• JB says:

      Trail registers — the original social media.

      In terms of technology helping to alleviate these types of concerns, I think that Charlie is absolutely right that it is a double-edged sword. For every good use of technologies like internet surveillance or SUVs, there will be many more bad ones. (However, there are conceivably technologies that are benevolent by design.)

      People who live in rural places that have lots of public land tend to have scary stories like Charlie alludes to. At a certain point, it becomes frequent enough that it becomes traumatizing, or at the very least makes people grumpy.

      Where we tend to go wrong is in the assumption that this is all inevitable — that all of this has happened organically. It has not. For example, New York, Vermont, and the National Park Service have each spent hundreds of millions of dollars turning these areas into economic engines via tourism marketing and amenitization, but with little or no thought about making things safe, sustainable, and ethical.

      This is not to demonize tourists; it is calling out problematic and unethical systems. For example, the same people that own businesses catering to tourists are often the very local officials in charge of liaising with agencies in charge of promoting tourism. Meanwhile, inequality grows more severe. Problems like this can remain hidden for long periods of time in rural places in particular — until they reach large enough proportions that they boil over and start affecting the tourist experience in general.

      Just as with an arms race, it has become a vicious cycle. We lose our values not as individuals, but collectively as a society. And of course, the trick is that it is then left to us, as individuals, to find the courage to stand up when the status quo is unethical.

  8. Vanessa B says:

    This blows, I’m sorry this happened to you. I’d be SO MOPEY if my good gear was stolen, would say to the robbers “here you can have the headlights, my goretex has a LOT more value to me.” :(:(

    No victim blaming here, but alas we have heard a lot of stories from other places than the ADKs. Everything goes into the trunk and covered as applicable. My Subaru has a handy cover. No electronics on the dash, no cash, keeping in mind what I’ve been told by authoritative sources that this type of thing is almost always about opportunity.

    Also, lame as it sounds – apparently more modern cars are harder to break into and intimidating due to all of the gps stuff that tracks what happens in the vehicle. Big brother is watching me, but also watching for a-holes who would otherwise target my car.

  9. Jeremy says:

    California allowed smash and grabs coming to rural NY. All good, no penalties with these law makers. You may be next so be prepared unfortunately. I know I am.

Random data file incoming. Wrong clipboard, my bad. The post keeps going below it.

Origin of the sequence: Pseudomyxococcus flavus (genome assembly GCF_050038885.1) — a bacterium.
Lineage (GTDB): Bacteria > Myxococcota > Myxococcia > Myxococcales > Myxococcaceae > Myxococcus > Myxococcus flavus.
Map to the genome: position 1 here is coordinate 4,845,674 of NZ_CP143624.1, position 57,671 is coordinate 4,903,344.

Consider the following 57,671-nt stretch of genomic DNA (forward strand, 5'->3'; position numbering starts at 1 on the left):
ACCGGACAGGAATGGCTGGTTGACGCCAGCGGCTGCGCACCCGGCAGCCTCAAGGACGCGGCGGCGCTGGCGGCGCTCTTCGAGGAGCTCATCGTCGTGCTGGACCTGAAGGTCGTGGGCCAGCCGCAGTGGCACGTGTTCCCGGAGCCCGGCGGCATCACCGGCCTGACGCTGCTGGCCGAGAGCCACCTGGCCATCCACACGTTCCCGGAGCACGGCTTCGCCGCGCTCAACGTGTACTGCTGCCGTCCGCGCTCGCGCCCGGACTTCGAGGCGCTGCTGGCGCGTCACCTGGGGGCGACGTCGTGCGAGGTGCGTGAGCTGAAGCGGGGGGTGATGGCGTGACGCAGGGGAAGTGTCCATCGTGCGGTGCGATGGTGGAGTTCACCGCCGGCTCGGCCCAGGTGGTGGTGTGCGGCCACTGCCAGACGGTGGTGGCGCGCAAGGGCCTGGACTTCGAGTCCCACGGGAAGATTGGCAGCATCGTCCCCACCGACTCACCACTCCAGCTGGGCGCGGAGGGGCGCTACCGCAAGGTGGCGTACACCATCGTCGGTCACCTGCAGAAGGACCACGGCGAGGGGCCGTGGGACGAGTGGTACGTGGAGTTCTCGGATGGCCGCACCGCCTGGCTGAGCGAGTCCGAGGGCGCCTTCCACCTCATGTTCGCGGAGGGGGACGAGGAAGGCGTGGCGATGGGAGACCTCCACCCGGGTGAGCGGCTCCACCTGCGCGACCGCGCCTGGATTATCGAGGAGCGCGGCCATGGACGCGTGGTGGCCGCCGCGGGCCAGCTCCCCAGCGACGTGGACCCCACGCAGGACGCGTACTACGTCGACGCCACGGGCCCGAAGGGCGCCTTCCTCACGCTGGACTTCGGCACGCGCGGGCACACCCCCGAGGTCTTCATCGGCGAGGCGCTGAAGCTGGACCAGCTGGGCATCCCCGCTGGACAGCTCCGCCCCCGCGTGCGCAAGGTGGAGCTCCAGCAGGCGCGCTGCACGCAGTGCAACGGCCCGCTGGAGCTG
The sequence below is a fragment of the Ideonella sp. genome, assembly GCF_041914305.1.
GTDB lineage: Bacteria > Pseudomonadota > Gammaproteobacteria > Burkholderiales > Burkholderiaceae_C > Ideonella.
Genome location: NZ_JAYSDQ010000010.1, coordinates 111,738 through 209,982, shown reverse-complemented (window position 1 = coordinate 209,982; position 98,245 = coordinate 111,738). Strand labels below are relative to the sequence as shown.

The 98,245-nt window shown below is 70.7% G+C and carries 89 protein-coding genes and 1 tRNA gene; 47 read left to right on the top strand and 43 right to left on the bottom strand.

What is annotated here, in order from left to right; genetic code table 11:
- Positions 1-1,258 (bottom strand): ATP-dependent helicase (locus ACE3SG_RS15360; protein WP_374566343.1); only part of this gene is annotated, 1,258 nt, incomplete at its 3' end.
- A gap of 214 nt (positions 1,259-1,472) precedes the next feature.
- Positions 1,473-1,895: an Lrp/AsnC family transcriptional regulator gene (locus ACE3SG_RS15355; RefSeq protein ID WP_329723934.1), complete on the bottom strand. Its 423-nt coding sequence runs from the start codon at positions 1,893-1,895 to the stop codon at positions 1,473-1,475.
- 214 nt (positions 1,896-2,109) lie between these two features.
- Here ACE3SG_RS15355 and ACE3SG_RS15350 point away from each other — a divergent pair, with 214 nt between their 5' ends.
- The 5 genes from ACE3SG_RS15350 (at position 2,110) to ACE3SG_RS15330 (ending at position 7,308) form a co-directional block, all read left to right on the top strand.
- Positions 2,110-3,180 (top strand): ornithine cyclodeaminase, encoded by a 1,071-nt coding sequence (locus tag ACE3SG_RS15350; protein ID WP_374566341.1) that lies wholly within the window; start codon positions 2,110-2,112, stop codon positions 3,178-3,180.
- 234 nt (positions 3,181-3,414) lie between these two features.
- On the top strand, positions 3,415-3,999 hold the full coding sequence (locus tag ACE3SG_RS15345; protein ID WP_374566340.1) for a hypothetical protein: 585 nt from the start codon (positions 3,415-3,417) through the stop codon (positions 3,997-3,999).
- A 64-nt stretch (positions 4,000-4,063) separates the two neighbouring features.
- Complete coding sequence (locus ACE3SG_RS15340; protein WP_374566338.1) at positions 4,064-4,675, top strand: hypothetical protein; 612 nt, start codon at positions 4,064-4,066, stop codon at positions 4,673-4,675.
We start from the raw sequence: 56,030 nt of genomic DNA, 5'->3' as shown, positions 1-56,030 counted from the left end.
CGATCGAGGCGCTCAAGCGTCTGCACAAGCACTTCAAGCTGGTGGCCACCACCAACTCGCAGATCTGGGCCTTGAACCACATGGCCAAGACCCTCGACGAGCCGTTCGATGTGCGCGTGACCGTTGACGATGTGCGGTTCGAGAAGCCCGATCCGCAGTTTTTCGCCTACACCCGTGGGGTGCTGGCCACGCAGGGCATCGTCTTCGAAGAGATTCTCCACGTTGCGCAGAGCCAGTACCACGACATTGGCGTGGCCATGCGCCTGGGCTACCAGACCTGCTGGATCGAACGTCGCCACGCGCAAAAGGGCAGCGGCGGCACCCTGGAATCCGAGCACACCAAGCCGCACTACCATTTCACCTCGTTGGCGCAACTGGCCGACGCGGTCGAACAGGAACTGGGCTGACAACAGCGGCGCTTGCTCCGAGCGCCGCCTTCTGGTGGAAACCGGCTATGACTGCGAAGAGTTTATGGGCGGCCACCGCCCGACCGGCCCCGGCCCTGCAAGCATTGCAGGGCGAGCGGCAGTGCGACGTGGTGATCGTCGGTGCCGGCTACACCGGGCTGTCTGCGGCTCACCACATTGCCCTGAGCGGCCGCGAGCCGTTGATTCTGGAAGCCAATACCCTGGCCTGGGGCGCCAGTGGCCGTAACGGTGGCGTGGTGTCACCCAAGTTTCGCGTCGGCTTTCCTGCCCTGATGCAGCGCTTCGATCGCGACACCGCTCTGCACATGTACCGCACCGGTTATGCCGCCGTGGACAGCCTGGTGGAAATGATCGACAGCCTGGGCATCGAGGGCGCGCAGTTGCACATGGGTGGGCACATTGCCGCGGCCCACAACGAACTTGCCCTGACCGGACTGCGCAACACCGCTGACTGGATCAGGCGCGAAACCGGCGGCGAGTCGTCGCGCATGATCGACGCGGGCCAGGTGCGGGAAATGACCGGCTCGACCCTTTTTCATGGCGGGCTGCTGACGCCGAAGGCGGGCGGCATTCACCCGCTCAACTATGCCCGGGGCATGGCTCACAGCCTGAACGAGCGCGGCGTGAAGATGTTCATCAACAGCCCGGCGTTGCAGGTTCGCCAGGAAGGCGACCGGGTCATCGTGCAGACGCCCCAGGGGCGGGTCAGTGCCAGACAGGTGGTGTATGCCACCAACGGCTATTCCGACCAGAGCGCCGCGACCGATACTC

10. Marie says:

    Someone tried to steal my Catalytic converter on a Highway 44 outside of Eustis Florida. It’s a busy road. And I was only gone about an hour on a short hike. Thieves took the wrong part but it still cost me hundreds of dollars in repair. This after over a decade, hiking remote places in Florida. I did get a dash cam with Park mode installed. But I feel a twinge of worry every time I go to a Trail now. We really need to hold accountable the people that buy these things.

  11. A J says:

    I’m really sorry to hear about the theft, it happened to me once, but it was foreseeable. Any police officer will tell you most personal theft is a crime of opportunity. If you leave valuable items in full view in a vehicle, you are placing yourself in a high degree of risk no matter if you are in a city, suburbs, or out in the country.

  12. Mike says:

    I usually keep my car unlocked when running from trailheads because I don’t want someone breaking my window to find my gym bag has old crappy clothes. Not sure why anyone would leave anything valuable in a car at a remote site. I learned this lesson when my window was broken in a rental in California and the window replacement cost 10x more than the crap they took. Don’t get me started on why my insurance company didn’t cover this because I still don’t get it.

  13. Rex says:

    Never leave your house keys and wallet in parked car, or hand it to valet etc. You have your car registration in there and that has your home address.

    So once the person, including one who breaks in, make copy of the key using bar of soap, and notes your home address, there is nothing to stop them from putting your family and assets at risk.

  14. James Malloy says:

    So as a backpacker and canoeist, I have been leaving my vehicle at sketchy parking areas for years, terrified at what I would find when I got back. So far, so good. However, when my wife and I visited the Portland, OR, area this summer, the problem was so bad that some people were simply leaving their window down to minimize damage. So sad.